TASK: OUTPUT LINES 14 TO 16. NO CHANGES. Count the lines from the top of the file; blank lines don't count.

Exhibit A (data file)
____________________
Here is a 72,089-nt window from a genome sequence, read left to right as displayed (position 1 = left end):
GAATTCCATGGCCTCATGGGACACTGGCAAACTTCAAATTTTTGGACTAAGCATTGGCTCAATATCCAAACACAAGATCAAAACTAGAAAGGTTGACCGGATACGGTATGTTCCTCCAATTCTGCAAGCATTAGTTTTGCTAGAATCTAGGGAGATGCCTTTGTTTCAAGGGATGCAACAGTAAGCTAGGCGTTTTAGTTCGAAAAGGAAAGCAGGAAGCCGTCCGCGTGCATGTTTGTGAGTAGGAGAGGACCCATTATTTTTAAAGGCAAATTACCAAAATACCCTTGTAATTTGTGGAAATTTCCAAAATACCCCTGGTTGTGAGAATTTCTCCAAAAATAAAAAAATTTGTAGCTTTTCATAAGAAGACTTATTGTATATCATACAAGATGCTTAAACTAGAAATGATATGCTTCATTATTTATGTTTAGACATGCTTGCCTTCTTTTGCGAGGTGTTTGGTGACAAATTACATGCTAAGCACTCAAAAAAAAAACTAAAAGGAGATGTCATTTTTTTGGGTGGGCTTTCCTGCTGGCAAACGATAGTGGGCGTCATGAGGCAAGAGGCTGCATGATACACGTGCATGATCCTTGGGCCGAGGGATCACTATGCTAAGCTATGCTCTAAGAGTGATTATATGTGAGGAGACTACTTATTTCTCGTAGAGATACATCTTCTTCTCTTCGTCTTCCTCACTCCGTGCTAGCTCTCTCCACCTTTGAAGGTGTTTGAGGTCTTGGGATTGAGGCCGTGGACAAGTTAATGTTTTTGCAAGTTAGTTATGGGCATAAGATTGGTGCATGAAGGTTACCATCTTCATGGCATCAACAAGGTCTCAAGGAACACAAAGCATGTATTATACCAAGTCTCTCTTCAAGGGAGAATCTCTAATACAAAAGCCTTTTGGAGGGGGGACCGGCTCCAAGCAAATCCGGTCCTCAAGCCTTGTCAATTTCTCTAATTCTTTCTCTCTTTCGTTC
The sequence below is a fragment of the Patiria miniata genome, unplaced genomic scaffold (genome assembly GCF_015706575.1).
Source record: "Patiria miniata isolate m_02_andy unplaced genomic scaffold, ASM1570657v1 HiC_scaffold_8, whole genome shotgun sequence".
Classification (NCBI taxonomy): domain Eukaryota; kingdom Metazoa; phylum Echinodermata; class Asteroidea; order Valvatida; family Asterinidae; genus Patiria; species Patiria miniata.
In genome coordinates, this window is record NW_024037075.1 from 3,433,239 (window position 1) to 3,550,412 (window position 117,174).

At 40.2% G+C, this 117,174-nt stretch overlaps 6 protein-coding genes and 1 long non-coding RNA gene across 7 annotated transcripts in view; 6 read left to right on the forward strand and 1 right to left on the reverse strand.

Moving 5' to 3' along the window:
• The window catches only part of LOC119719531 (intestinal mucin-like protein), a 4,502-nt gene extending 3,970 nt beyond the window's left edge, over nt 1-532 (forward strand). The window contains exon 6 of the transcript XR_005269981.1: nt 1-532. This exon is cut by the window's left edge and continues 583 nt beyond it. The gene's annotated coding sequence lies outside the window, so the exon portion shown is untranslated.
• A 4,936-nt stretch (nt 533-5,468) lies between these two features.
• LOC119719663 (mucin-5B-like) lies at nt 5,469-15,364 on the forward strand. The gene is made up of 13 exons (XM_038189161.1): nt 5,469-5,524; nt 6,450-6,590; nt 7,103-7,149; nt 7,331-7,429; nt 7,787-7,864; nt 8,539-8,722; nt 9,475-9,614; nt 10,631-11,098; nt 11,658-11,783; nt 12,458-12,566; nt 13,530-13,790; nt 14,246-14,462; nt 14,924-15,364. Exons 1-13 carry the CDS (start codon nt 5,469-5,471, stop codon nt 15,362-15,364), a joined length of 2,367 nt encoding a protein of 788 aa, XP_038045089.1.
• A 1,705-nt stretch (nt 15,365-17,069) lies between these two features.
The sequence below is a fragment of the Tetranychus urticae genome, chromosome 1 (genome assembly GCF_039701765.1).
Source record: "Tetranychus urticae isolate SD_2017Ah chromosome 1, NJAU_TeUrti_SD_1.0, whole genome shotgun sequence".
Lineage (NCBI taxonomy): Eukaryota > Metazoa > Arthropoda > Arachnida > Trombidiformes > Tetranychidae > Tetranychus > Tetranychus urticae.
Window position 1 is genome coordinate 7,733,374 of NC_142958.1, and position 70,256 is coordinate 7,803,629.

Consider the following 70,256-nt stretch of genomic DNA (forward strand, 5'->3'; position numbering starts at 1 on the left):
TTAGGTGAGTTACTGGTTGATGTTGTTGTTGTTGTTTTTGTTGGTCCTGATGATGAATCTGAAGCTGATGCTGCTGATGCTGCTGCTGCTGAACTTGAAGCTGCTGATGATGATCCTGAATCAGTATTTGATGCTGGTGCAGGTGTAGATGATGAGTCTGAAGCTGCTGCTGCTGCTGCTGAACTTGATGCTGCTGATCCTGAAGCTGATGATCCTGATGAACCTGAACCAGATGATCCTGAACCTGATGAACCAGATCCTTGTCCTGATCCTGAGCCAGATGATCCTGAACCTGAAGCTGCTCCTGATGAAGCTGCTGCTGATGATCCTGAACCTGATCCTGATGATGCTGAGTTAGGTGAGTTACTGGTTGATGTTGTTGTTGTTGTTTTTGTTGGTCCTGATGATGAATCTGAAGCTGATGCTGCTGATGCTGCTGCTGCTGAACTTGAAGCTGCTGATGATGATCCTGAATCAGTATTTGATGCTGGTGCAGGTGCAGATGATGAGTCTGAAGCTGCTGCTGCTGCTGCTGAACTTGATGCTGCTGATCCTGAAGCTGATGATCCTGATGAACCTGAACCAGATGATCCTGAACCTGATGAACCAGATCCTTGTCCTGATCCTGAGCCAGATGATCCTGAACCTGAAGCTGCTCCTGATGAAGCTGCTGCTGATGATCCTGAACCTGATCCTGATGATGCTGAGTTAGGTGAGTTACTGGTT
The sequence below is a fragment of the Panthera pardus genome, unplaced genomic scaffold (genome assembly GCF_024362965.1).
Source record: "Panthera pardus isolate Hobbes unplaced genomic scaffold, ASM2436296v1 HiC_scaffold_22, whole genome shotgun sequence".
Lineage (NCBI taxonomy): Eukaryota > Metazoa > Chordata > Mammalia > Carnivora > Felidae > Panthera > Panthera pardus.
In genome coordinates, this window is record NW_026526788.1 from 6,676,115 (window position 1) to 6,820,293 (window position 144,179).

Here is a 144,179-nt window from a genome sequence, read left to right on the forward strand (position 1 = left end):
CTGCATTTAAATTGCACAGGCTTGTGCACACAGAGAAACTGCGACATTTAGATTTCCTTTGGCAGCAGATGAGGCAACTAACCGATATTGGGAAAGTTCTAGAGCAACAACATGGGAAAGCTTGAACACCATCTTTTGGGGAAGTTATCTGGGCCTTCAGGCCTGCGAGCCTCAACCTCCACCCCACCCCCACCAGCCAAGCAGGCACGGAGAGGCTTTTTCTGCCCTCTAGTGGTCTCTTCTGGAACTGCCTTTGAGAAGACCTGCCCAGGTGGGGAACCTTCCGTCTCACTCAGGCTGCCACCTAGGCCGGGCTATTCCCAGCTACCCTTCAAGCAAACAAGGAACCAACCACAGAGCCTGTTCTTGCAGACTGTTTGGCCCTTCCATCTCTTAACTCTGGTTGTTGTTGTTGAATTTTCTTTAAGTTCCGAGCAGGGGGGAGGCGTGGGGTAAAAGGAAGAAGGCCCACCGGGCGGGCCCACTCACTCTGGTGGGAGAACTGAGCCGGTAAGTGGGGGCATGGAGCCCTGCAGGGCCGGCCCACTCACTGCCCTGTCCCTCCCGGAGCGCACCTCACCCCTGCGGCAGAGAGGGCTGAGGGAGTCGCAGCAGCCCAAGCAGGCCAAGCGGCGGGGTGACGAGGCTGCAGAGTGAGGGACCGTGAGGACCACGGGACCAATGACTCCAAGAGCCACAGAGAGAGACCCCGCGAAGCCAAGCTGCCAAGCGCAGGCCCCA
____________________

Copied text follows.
Source record: "Tetranychus urticae isolate SD_2017Ah chromosome 1, NJAU_TeUrti_SD_1.0, whole genome shotgun sequence".
Lineage (NCBI taxonomy): Eukaryota > Metazoa > Arthropoda > Arachnida > Trombidiformes > Tetranychidae > Tetranychus > Tetranychus urticae.
Window position 1 is genome coordinate 7,733,374 of NC_142958.1, and position 70,256 is coordinate 7,803,629.